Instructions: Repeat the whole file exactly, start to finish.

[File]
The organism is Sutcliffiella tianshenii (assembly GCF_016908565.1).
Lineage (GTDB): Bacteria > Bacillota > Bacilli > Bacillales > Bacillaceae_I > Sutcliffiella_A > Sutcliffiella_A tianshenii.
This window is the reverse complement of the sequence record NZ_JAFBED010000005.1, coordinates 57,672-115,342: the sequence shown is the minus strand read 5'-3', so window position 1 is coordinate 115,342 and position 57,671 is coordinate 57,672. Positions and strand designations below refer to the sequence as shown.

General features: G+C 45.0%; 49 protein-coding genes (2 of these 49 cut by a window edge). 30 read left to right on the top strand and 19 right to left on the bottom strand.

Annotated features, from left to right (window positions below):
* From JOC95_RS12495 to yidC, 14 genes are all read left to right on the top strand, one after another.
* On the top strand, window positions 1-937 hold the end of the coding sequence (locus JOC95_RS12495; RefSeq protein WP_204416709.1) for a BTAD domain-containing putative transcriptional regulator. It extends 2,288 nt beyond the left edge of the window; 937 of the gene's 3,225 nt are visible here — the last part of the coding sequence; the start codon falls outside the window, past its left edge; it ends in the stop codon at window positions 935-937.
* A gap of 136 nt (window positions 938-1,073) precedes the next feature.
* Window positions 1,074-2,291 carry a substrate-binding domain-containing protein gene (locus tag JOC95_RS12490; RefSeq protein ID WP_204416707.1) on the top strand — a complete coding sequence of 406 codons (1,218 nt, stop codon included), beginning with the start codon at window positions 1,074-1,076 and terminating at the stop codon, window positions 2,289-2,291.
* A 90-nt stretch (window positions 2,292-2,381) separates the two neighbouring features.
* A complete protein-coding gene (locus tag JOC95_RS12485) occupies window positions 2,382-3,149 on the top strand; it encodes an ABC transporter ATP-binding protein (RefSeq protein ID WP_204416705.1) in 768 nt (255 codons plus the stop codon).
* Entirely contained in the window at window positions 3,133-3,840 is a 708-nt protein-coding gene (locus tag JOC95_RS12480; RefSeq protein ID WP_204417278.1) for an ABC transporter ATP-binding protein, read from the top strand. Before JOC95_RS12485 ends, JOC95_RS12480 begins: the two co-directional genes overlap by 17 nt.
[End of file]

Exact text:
The organism is Sutcliffiella tianshenii (assembly GCF_016908565.1).
Lineage (GTDB): Bacteria > Bacillota > Bacilli > Bacillales > Bacillaceae_I > Sutcliffiella_A > Sutcliffiella_A tianshenii.
This window is the reverse complement of the sequence record NZ_JAFBED010000005.1, coordinates 57,672-115,342: the sequence shown is the minus strand read 5'-3', so window position 1 is coordinate 115,342 and position 57,671 is coordinate 57,672. Positions and strand designations below refer to the sequence as shown.

General features: G+C 45.0%; 49 protein-coding genes (2 of these 49 cut by a window edge). 30 read left to right on the top strand and 19 right to left on the bottom strand.

Annotated features, from left to right (window positions below):
* From JOC95_RS12495 to yidC, 14 genes are all read left to right on the top strand, one after another.
* On the top strand, window positions 1-937 hold the end of the coding sequence (locus JOC95_RS12495; RefSeq protein WP_204416709.1) for a BTAD domain-containing putative transcriptional regulator. It extends 2,288 nt beyond the left edge of the window; 937 of the gene's 3,225 nt are visible here — the last part of the coding sequence; the start codon falls outside the window, past its left edge; it ends in the stop codon at window positions 935-937.
* A gap of 136 nt (window positions 938-1,073) precedes the next feature.
* Window positions 1,074-2,291 carry a substrate-binding domain-containing protein gene (locus tag JOC95_RS12490; RefSeq protein ID WP_204416707.1) on the top strand — a complete coding sequence of 406 codons (1,218 nt, stop codon included), beginning with the start codon at window positions 1,074-1,076 and terminating at the stop codon, window positions 2,289-2,291.
* A 90-nt stretch (window positions 2,292-2,381) separates the two neighbouring features.
* A complete protein-coding gene (locus tag JOC95_RS12485) occupies window positions 2,382-3,149 on the top strand; it encodes an ABC transporter ATP-binding protein (RefSeq protein ID WP_204416705.1) in 768 nt (255 codons plus the stop codon).
* Entirely contained in the window at window positions 3,133-3,840 is a 708-nt protein-coding gene (locus tag JOC95_RS12480; RefSeq protein ID WP_204417278.1) for an ABC transporter ATP-binding protein, read from the top strand. Before JOC95_RS12485 ends, JOC95_RS12480 begins: the two co-directional genes overlap by 17 nt.